From thought leadership pieces to basic training resources, our lawyers regularly produce leaflets, briefings, newsletters and brochures. Our aim is to help keep our clients ahead of the curve.

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D-BRIEF – Employment & Pensions Blog: The Employment Tribunal finds a Barrister is discriminated against due to gender critical beliefs
In the case of Bailey -v- Garden Court Chambers, an Employment Tribunal has found that Ms Bailey’s gender critical views, which included views about Stonewall’s campaigning on gender self-identity, were a protected belief under the Equality Act 2010.
D-BRIEF – Employment & Pensions Blog: UK Government issues new guidance on employment status
Status is key in determining individual rights and protections and the new guidance aims to provide clarity to help both individuals know their rights and businesses understand their obligations.
D-BRIEF – Employment & Pensions Blog: Whistleblowing – considerations for employer
In our October 2021 blog, we discussed the case of Kong v Gulf International Bank (UK) Limited. The Court of Appeal has now dismissed an appeal of the EAT decision by Ms Kong.
D-BRIEF – Employment & Pensions Blog: UK heatwaves – is it too hot to work?
Workers faced with sweltering temperatures are likely asking the question: is it too hot to work?
D-BRIEF – Employment & Pensions Blog: Dr Mackereth v DWP
In July 2022 the Employment Appeal Tribunal (‘EAT’) held, in the case of Mackereth v The Department for Work and Pensions, that a doctor had not been unlawfully discriminated against by being required to call service users by their preferred pronouns, but that his belief that people cannot change their gender or sex and his lack of belief in “transgenderism” were protected philosophical beliefs under the Equality Act 2010.  
D-BRIEF – Employment & Pensions Blog: The Government announces changes in law to minimise the impact of industrial action
In the face of the cost of living crisis there has been an increase in industrial action across multiple sectors, which seems set to continue and bring an extended period of disruption across the UK. The rail network was brought to a standstill in late June and further strike action is threatened in the rail, air, postal and healthcare sectors.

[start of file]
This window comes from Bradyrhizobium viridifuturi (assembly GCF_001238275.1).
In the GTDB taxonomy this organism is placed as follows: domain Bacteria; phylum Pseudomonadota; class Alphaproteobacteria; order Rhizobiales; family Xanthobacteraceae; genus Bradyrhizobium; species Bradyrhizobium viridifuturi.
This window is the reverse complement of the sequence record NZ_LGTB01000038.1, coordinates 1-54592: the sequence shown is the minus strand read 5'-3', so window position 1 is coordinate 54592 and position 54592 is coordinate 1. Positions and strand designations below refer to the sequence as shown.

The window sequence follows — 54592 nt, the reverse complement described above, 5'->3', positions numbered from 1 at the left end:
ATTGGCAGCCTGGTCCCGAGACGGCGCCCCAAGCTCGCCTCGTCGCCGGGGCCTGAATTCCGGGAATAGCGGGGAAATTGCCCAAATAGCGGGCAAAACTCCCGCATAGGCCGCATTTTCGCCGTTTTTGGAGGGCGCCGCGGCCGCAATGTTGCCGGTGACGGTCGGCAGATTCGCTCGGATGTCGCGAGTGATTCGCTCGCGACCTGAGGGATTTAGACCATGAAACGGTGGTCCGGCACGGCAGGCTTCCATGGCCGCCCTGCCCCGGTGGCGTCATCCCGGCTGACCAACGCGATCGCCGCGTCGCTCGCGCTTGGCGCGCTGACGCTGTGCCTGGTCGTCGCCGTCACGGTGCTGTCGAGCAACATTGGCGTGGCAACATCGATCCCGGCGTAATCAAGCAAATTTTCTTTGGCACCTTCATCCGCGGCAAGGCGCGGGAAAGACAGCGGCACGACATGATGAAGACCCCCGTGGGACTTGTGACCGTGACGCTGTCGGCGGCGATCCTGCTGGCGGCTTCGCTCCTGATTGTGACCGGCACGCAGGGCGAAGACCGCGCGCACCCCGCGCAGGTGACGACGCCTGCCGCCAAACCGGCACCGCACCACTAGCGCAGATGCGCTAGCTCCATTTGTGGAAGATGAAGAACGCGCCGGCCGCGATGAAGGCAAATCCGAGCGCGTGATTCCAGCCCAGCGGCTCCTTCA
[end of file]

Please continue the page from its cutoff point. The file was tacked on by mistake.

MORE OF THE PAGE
D-BRIEF – Employment & Pensions Blog: Constructive Dismissal – What is a fundamental breach of contract?
In a recent case before the Employment Appeal Tribunal (EAT), it was held that when considering a claim for constructive dismissal, a fundamental breach of contract can be found even where an employer’s actions do not indicate an intention to end the employment relationship.
D-BRIEF – Employment & Pensions Blog: The four-day working week – considerations for employers
The pandemic has changed the working world and influenced working practices. Last week, the UK’s largest four-day working week trial commenced, with more than 3,300 workers from 70 companies taking part. Unlike part-time working, where employees work less hours for reduced pay, the ‘4 Day Week Campaign’ will see employees work 80% of their usual hours for the same pay, with an expectation to maintain the same productivity and output levels that would be achieved over five days.
D-BRIEF – Employment & Pensions Blog: Changes to fit notes
From 1 July 2022, a wider range of healthcare professionals will be able to sign people off sick from work including registered nurses, occupational therapists, pharmacists and physiotherapists. It is hoped that the change will reduce GPs workloads and is part of the government’s plan to deliver an extra 50 million GP appointments a year by 2024.
D-BRIEF – Employment & Pensions Blog: What to do when threatened with industrial action
Londoners returning to work after the long jubilee weekend were disrupted by tube strikes this week and further travel disruption is expected over the summer with both national rail and airline staff threatening industrial action.  Industrial action often stems from disputes over pay and/or job security, issues which are likely to be heightened as households begin to feel the pinch of the cost of living crisis. This article considers steps that an employer can take should it find itself in a position of industrial action being threatened.   
D-BRIEF – Employment & Pensions Blog: What to consider when allowing employees to work in public places
Tesco announced last week that they are trialling in-store office space providing desks, co-working areas and meeting rooms in an aim to allow workers access to local working spaces rather than having to commute to city centre offices. This novel scheme is in response to research conducted by Tesco, which found that 72% of workers prefer flexible working.
D-BRIEF – Employment & Pensions Blog: Long COVID – a disability under the Equality Act 2010?
The Office for National Statistics (ONS) has reported that 1.8 million people in the UK are suffering the effects of long COVID. Last year, we published an article following ACAS guidance on long COVID and the Equality and Human Rights Commission (EHRC) has recently released a statement suggesting that long COVID may amount to a disability.